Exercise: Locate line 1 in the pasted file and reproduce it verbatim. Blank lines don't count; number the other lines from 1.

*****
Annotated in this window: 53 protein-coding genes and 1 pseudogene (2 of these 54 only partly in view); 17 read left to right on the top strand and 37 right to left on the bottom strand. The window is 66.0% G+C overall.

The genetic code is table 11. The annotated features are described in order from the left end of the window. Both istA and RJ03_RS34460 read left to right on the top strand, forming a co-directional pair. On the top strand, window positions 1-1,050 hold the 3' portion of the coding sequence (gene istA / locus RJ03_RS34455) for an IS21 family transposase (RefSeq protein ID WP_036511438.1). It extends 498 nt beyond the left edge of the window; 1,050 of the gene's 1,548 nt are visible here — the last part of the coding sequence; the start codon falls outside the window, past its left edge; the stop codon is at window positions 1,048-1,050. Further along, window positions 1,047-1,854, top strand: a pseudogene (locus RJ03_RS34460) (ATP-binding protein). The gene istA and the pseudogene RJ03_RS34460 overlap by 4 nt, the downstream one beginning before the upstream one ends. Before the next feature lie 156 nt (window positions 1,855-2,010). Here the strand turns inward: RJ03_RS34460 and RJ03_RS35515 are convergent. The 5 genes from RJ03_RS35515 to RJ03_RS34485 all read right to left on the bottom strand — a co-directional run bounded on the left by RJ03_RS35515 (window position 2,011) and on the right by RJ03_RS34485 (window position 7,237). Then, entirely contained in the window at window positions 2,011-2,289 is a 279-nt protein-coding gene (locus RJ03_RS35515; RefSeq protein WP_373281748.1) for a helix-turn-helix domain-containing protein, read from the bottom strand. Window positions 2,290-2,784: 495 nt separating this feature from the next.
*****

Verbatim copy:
Annotated in this window: 53 protein-coding genes and 1 pseudogene (2 of these 54 only partly in view); 17 read left to right on the top strand and 37 right to left on the bottom strand. The window is 66.0% G+C overall.